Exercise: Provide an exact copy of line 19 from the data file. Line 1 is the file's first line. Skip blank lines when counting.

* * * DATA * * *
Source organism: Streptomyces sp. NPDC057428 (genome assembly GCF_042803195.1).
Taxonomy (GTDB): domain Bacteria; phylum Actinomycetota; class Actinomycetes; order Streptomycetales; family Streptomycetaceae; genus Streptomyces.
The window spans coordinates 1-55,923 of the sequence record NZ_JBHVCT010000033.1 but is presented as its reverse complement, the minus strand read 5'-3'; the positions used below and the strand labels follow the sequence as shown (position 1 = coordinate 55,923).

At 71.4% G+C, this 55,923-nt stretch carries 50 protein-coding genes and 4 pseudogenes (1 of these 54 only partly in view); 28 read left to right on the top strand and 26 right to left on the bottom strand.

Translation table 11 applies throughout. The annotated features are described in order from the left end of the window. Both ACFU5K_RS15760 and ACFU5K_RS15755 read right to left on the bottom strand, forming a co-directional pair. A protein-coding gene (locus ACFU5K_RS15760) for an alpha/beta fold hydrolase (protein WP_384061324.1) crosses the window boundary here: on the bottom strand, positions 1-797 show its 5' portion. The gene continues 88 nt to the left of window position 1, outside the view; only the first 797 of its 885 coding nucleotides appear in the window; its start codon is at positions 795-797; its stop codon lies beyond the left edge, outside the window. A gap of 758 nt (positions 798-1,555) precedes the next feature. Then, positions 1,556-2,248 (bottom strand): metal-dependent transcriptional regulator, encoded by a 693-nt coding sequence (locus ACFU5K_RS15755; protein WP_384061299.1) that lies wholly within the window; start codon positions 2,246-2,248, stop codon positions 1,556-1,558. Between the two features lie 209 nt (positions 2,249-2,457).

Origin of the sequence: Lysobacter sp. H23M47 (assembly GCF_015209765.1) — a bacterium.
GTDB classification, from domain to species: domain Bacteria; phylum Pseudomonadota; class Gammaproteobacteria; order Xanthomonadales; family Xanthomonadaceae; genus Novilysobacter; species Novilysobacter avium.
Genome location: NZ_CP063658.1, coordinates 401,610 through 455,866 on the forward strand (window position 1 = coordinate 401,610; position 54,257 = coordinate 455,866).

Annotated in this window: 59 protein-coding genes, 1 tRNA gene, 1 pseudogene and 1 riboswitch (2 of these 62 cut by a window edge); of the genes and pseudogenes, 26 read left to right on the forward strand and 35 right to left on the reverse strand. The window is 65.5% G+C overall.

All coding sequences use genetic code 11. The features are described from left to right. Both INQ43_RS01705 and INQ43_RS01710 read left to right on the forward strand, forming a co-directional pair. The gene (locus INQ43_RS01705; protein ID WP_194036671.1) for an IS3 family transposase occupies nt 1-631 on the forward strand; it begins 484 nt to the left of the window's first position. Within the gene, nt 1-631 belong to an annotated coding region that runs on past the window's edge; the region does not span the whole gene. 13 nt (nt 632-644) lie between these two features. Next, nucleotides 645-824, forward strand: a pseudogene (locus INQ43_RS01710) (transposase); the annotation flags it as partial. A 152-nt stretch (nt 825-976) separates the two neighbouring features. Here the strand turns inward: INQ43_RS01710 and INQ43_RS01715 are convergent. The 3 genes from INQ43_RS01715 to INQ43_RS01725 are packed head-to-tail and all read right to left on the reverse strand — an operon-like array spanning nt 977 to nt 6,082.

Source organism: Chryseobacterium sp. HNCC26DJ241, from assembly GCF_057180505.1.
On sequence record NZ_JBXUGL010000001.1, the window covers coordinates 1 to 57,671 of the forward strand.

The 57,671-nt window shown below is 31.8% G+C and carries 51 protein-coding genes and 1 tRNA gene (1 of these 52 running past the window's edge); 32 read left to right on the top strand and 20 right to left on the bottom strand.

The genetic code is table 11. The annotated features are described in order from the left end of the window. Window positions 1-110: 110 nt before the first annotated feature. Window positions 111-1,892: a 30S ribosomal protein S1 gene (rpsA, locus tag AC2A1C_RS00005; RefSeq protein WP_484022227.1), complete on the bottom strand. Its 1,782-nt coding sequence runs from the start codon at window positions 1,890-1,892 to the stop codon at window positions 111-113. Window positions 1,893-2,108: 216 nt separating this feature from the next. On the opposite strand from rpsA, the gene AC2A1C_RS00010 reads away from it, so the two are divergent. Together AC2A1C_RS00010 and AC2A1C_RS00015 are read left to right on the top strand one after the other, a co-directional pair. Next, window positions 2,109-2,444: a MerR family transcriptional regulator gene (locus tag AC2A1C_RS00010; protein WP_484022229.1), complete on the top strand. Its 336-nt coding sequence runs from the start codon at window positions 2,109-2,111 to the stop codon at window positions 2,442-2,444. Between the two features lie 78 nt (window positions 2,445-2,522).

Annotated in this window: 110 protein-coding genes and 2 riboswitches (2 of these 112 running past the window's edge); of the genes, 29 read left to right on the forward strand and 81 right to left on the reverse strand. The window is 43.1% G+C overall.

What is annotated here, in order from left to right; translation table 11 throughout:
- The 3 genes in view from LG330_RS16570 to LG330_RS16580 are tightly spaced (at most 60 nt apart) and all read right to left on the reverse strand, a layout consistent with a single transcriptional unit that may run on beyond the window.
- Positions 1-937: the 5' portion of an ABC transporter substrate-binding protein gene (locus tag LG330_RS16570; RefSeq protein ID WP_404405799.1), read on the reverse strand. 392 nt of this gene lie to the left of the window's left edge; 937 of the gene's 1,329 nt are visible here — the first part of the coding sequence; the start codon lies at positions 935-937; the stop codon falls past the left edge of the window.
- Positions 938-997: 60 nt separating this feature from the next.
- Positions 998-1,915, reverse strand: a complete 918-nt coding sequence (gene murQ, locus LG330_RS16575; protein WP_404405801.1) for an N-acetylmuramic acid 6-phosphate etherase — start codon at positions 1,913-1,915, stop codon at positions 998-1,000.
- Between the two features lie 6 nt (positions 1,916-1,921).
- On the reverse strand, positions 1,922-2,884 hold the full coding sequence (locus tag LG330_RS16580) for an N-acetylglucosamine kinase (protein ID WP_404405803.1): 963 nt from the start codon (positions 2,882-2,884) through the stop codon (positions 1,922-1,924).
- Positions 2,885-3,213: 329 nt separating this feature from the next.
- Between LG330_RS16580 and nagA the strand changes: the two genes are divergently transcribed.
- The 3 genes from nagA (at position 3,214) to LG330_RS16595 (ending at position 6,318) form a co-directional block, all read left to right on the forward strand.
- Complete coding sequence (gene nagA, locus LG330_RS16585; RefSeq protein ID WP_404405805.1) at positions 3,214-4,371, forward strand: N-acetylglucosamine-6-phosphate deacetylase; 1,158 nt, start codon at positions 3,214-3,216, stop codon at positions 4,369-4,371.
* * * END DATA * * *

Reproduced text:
- Positions 938-997: 60 nt separating this feature from the next.